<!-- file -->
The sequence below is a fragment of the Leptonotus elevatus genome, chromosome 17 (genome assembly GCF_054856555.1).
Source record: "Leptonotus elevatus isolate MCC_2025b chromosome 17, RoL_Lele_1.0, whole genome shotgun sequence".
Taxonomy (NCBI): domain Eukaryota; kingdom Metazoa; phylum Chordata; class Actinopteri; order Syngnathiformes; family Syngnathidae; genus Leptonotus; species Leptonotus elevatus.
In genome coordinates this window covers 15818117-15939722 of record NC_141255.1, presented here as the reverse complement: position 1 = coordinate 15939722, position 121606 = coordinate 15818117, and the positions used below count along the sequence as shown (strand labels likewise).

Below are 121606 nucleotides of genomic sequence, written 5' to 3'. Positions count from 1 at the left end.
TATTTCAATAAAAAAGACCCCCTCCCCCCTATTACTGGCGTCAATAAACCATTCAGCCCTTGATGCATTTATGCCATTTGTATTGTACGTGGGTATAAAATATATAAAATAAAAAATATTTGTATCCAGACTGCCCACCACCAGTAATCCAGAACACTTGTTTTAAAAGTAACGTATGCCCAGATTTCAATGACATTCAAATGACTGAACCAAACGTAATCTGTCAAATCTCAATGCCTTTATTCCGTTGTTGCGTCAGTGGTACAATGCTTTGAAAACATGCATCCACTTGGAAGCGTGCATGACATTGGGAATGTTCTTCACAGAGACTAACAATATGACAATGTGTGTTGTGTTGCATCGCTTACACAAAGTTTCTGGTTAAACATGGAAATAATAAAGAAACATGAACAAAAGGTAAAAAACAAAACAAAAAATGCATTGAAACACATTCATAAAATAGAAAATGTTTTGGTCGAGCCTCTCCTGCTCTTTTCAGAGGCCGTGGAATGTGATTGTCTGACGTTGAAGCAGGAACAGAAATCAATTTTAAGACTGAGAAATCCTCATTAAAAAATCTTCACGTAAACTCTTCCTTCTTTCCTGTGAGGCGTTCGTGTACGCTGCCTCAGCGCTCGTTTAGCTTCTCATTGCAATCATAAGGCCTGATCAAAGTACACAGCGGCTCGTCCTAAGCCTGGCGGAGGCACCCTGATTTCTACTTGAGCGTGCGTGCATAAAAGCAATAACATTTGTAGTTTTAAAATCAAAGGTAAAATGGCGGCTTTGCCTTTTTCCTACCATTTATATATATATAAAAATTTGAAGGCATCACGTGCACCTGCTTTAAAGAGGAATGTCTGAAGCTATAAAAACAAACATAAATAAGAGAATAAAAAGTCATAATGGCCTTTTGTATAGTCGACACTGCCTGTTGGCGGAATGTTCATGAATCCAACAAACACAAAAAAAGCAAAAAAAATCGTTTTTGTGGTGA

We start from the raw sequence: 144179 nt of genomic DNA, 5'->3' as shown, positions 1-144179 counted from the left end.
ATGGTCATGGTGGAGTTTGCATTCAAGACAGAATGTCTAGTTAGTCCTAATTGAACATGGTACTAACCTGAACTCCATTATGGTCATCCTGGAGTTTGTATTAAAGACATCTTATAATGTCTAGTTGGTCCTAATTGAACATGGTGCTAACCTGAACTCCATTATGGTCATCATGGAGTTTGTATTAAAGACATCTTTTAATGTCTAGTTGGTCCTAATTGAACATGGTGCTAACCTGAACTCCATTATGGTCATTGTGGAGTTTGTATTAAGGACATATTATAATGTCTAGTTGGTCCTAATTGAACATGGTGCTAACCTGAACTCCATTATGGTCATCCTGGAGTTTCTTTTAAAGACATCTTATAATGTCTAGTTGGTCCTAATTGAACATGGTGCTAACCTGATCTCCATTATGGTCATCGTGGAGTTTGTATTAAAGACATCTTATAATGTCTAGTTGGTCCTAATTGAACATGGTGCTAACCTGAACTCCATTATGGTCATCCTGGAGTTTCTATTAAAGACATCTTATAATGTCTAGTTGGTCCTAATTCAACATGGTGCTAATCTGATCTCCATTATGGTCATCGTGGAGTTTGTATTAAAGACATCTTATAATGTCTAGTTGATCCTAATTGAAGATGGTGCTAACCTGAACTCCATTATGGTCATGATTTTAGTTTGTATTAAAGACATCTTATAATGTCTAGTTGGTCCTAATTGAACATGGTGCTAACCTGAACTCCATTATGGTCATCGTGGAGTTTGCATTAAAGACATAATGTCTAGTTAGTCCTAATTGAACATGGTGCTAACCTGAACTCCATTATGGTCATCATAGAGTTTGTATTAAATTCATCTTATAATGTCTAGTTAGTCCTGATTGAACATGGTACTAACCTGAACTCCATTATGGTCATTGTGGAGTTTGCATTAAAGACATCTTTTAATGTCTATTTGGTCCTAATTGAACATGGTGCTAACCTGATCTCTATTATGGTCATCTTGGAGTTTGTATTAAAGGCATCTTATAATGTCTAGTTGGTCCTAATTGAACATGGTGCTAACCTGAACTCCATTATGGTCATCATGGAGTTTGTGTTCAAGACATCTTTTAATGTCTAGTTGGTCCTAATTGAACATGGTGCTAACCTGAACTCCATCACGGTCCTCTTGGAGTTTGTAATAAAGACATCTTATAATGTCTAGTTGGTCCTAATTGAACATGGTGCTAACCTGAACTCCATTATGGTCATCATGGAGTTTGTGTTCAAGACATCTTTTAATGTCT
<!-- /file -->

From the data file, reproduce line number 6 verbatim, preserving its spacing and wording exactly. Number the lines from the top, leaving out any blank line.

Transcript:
TATTTCAATAAAAAAGACCCCCTCCCCCCTATTACTGGCGTCAATAAACCATTCAGCCCTTGATGCATTTATGCCATTTGTATTGTACGTGGGTATAAAATATATAAAATAAAAAATATTTGTATCCAGACTGCCCACCACCAGTAATCCAGAACACTTGTTTTAAAAGTAACGTATGCCCAGATTTCAATGACATTCAAATGACTGAACCAAACGTAATCTGTCAAATCTCAATGCCTTTATTCCGTTGTTGCGTCAGTGGTACAATGCTTTGAAAACATGCATCCACTTGGAAGCGTGCATGACATTGGGAATGTTCTTCACAGAGACTAACAATATGACAATGTGTGTTGTGTTGCATCGCTTACACAAAGTTTCTGGTTAAACATGGAAATAATAAAGAAACATGAACAAAAGGTAAAAAACAAAACAAAAAATGCATTGAAACACATTCATAAAATAGAAAATGTTTTGGTCGAGCCTCTCCTGCTCTTTTCAGAGGCCGTGGAATGTGATTGTCTGACGTTGAAGCAGGAACAGAAATCAATTTTAAGACTGAGAAATCCTCATTAAAAAATCTTCACGTAAACTCTTCCTTCTTTCCTGTGAGGCGTTCGTGTACGCTGCCTCAGCGCTCGTTTAGCTTCTCATTGCAATCATAAGGCCTGATCAAAGTACACAGCGGCTCGTCCTAAGCCTGGCGGAGGCACCCTGATTTCTACTTGAGCGTGCGTGCATAAAAGCAATAACATTTGTAGTTTTAAAATCAAAGGTAAAATGGCGGCTTTGCCTTTTTCCTACCATTTATATATATATAAAAATTTGAAGGCATCACGTGCACCTGCTTTAAAGAGGAATGTCTGAAGCTATAAAAACAAACATAAATAAGAGAATAAAAAGTCATAATGGCCTTTTGTATAGTCGACACTGCCTGTTGGCGGAATGTTCATGAATCCAACAAACACAAAAAAAGCAAAAAAAATCGTTTTTGTGGTGA